Plain View Search and Seizure

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General Principles

A person has no reasonable expectation of privacy in what he knowingly exposes to the public or abandons in a public place.[1]

A peace officer may seize any evidence which he observes by use of one or more of his senses from a lawful vantage point.[2] If an officer is on a premises lawfully and observes items believed to be illegal, it is lawful for him to seize the items. [3]

For example, police may enter into a house on the basis of preserving property and the public peace, and if on entering they discover stolen property in the household, it may be considered evidence under the plain view doctrine. [4] Without a lawful search or lawful entrance, there can be no basis for the doctrine.[5]

Plain view observations of only segments of an item of evidence can be sufficient to establish grounds of arrest. The officer should not move obstructions from their view.[6]

  1. R v Tessling, 2004 SCC 67 (CanLII), [2004] 3 SCR 432 at para 40
    R v Boersma, 1994 CanLII 99 (S.C.C.), [1994] 2 SCR 488
  2. R v Fitt, 1995 CanLII 4342 (NS C.A.)
    R v Lauda, [1998] 2 SCR 683, 1998 CanLII 804
    R v Jackson, 2005 ABCA 430 (CanLII)
  3. R v Shea, 1982 CanLII 2128 (ON SC), (1982), 142 D.L.R. (3d) 419 (Ont. S.C.) - Court upholds seizure of drugs discovered during residential search
    R v Hébert, 1990 CanLII 3116 (QC CA), (1990), 60 CCC (3d) 422 (Que. C.A.)
    R v Grenier, 1991 CanLII 3657 (QC CA), (1991), 65 CCC (3d) 76 (Que. C.A.)
  4. R v Dreysko, 1990 ABCA 309 (CanLII), (1990), 110 A.R. 317 (Alta. C.A.)
    R v Hern, 1994 ABCA 65 (CanLII), (1994), 149 A.R. 75 (Alta. C.A.)
  5. R v Nielsen 1988 CanLII 213, 43 CCC (3d) 548 (Sask. C.A.)
  6. R v Bonilla-Perez, 2014 ONSC 2031 (CanLII), at para 38
    R v Jones, 2011 ONCA 632 (CanLII), (2011), 278 CCC (3d) 157 at paras 56-8 (Ont. C.A.)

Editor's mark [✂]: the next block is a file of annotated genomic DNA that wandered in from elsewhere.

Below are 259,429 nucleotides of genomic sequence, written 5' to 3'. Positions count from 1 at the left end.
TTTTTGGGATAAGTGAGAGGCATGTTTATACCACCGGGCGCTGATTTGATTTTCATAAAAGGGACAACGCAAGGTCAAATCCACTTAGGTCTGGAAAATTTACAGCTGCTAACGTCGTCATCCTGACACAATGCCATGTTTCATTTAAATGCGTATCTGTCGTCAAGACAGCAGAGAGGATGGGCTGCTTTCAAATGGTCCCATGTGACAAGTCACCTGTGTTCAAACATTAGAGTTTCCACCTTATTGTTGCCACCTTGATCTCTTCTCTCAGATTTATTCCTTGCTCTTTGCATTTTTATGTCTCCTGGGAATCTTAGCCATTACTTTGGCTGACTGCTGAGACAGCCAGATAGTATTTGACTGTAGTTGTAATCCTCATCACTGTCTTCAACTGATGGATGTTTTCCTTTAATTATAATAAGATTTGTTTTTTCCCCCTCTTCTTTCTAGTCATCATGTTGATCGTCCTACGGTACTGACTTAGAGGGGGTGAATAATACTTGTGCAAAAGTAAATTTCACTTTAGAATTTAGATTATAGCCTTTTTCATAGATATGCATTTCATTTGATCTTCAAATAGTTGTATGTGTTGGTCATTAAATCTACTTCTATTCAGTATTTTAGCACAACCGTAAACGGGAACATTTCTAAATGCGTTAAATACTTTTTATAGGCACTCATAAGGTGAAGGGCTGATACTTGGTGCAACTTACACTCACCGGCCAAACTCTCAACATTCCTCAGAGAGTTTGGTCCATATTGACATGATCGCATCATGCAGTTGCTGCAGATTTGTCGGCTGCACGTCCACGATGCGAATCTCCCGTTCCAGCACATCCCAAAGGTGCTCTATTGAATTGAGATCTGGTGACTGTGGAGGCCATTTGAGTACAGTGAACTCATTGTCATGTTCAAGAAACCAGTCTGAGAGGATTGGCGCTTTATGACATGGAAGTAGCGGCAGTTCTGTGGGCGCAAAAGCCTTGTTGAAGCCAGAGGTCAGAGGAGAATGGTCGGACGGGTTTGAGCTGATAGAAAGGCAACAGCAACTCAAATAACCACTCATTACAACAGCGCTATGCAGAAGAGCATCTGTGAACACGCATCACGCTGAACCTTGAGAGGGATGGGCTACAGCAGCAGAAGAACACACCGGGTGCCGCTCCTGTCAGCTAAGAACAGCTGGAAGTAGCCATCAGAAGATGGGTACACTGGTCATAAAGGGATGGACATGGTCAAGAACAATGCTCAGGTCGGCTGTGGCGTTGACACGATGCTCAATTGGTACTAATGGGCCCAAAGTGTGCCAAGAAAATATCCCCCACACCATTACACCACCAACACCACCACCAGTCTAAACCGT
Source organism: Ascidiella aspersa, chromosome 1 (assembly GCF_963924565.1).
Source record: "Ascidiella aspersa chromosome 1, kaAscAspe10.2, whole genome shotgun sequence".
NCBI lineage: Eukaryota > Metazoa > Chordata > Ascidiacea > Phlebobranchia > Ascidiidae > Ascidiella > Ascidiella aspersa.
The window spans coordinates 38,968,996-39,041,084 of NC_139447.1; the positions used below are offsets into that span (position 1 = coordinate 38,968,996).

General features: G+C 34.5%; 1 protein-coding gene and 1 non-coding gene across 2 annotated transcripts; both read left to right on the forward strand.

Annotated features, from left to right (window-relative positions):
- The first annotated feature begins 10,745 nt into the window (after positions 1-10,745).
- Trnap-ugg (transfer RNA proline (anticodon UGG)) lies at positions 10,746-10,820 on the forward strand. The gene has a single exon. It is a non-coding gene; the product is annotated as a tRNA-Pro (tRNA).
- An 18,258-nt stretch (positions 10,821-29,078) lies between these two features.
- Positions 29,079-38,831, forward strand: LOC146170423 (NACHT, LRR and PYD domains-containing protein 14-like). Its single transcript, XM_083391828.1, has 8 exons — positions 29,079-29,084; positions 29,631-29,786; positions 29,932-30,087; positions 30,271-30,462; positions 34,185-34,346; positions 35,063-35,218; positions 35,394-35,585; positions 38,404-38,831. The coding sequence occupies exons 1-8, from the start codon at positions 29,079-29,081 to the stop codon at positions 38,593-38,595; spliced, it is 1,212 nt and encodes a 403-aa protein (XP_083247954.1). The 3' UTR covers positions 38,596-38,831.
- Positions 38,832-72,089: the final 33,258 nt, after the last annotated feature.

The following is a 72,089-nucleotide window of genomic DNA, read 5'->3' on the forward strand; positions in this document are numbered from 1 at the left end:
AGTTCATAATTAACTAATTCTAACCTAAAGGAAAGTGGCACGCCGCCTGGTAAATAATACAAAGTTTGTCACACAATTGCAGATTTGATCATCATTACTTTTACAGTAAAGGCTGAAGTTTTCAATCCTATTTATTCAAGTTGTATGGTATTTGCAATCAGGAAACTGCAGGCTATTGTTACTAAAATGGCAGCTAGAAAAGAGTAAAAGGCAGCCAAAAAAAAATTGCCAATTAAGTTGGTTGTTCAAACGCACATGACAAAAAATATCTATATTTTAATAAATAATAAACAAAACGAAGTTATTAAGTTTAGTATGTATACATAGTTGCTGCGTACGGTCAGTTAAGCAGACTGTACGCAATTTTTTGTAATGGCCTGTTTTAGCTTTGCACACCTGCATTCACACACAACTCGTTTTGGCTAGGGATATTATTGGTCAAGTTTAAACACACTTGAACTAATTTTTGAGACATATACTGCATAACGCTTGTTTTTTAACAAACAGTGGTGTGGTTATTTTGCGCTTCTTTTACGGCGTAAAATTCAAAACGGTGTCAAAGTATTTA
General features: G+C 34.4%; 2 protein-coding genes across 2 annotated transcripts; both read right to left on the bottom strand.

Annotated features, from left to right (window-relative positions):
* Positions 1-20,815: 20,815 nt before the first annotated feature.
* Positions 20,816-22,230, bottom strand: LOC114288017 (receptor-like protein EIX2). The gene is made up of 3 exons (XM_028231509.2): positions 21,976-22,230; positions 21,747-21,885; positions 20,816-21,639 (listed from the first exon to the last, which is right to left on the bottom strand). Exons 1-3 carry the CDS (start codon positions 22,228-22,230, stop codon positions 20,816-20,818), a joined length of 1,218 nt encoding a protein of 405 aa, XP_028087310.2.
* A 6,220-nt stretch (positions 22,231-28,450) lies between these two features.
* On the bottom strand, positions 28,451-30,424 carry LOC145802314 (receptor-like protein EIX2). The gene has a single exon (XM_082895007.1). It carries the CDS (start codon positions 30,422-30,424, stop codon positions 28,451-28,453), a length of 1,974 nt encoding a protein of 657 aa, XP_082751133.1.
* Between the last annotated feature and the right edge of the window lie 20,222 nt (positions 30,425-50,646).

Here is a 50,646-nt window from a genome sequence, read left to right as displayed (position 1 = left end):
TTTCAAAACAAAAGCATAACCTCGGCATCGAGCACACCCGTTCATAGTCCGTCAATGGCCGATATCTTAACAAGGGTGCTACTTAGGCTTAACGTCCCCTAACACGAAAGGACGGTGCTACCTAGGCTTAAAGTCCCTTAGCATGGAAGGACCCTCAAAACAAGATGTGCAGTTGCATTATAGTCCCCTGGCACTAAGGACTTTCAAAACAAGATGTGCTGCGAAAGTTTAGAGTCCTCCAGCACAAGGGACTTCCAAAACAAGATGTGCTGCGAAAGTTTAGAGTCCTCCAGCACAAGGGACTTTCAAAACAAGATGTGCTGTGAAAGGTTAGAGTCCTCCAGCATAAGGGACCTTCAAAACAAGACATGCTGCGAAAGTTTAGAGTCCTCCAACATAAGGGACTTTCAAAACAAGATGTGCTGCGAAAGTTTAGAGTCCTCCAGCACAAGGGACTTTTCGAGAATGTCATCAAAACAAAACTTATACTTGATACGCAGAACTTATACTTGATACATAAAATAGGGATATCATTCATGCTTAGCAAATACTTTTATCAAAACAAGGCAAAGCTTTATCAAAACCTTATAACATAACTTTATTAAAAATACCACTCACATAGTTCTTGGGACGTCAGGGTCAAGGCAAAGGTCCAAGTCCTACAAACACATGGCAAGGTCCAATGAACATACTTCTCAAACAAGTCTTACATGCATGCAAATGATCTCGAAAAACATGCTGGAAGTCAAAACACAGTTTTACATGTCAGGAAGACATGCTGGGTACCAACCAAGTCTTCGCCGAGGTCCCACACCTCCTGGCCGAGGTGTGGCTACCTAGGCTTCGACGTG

Plain View Doctrine

There are generally three requirements for the plain view doctrine:[1]

  1. the police officer must lawfully make an initial intrusion or otherwise properly be "lawfully positioned" where he can view a particular area;
  2. the officer must discover incriminating evidence "inadvertently", which is to say, he may not know in advance the location of certain evidence and intend to seize it, relying on the plain view doctrine only as a pretext;
  3. it must be "immediately apparent" to the police that the items they observe may be evidence of a crime, contraband, or otherwise subject to seizure. These requirements having been met, when police officers lawfully engaged in an activity in a particular area perceive a suspicious object, they may seize it immediately:

Lands accessible to the public--i.e. "open fields"--do not have a reasonable expectation of privacy and so are not protected by the Charter where illegal items are found in it.[2] However, the "open fields" doctrine does not encompass all open air private properties.[3]

It does not stretch so far as to include a bag found in a locker at a public bus station.[4]

Under s.489(2), where an officer is in the execution of their duties, may without a warrant, seize anything that the officer has reasonable grounds to believe is obtained by, used for, or will afford evidence towards an offence. This power is separate and apart from the common law doctrine of plain view seizure.[5]

The plain view doctrine does not permit an officer to open a gun case to examine the contents of the case while assisting a sheriff in executing a valid eviction order.[6]

The doctrine does not apply to circumstances where police rely upon third party reports of the contents of places otherwise protected by privacy. For example a security guard reporting the contents of a bus station locker to police.[7]

Police returning a stolen safe cannot be said to inadvertently discover documents found within that were immediately apparent to relate to tax fraud.[8]